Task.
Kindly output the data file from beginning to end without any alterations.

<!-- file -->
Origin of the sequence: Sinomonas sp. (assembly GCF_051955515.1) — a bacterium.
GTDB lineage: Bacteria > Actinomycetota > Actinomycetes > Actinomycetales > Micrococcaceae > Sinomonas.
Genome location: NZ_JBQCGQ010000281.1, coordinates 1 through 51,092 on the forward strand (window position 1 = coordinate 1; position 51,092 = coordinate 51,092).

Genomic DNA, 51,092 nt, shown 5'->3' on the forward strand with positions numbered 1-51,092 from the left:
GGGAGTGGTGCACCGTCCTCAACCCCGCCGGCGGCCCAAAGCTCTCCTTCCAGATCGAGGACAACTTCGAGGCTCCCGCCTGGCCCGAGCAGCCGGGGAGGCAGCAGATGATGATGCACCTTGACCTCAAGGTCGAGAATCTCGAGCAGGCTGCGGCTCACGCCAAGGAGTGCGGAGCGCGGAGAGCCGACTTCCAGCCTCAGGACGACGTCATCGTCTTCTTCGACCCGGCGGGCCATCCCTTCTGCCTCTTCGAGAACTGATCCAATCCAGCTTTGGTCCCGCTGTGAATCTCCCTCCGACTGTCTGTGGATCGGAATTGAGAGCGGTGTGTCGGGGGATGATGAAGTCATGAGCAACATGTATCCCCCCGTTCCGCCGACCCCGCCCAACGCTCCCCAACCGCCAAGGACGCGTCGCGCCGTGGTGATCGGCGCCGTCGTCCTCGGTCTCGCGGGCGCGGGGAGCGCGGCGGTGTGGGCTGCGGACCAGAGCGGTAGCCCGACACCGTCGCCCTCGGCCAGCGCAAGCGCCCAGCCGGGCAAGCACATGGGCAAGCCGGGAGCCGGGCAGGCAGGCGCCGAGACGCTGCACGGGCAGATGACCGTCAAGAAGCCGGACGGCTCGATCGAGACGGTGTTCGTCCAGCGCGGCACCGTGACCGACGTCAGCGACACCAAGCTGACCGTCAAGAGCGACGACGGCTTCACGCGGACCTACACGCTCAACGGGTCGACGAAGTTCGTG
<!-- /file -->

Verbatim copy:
Origin of the sequence: Sinomonas sp. (assembly GCF_051955515.1) — a bacterium.
GTDB lineage: Bacteria > Actinomycetota > Actinomycetes > Actinomycetales > Micrococcaceae > Sinomonas.
Genome location: NZ_JBQCGQ010000281.1, coordinates 1 through 51,092 on the forward strand (window position 1 = coordinate 1; position 51,092 = coordinate 51,092).

Genomic DNA, 51,092 nt, shown 5'->3' on the forward strand with positions numbered 1-51,092 from the left:
GGGAGTGGTGCACCGTCCTCAACCCCGCCGGCGGCCCAAAGCTCTCCTTCCAGATCGAGGACAACTTCGAGGCTCCCGCCTGGCCCGAGCAGCCGGGGAGGCAGCAGATGATGATGCACCTTGACCTCAAGGTCGAGAATCTCGAGCAGGCTGCGGCTCACGCCAAGGAGTGCGGAGCGCGGAGAGCCGACTTCCAGCCTCAGGACGACGTCATCGTCTTCTTCGACCCGGCGGGCCATCCCTTCTGCCTCTTCGAGAACTGATCCAATCCAGCTTTGGTCCCGCTGTGAATCTCCCTCCGACTGTCTGTGGATCGGAATTGAGAGCGGTGTGTCGGGGGATGATGAAGTCATGAGCAACATGTATCCCCCCGTTCCGCCGACCCCGCCCAACGCTCCCCAACCGCCAAGGACGCGTCGCGCCGTGGTGATCGGCGCCGTCGTCCTCGGTCTCGCGGGCGCGGGGAGCGCGGCGGTGTGGGCTGCGGACCAGAGCGGTAGCCCGACACCGTCGCCCTCGGCCAGCGCAAGCGCCCAGCCGGGCAAGCACATGGGCAAGCCGGGAGCCGGGCAGGCAGGCGCCGAGACGCTGCACGGGCAGATGACCGTCAAGAAGCCGGACGGCTCGATCGAGACGGTGTTCGTCCAGCGCGGCACCGTGACCGACGTCAGCGACACCAAGCTGACCGTCAAGAGCGACGACGGCTTCACGCGGACCTACACGCTCAACGGGTCGACGAAGTTCGTG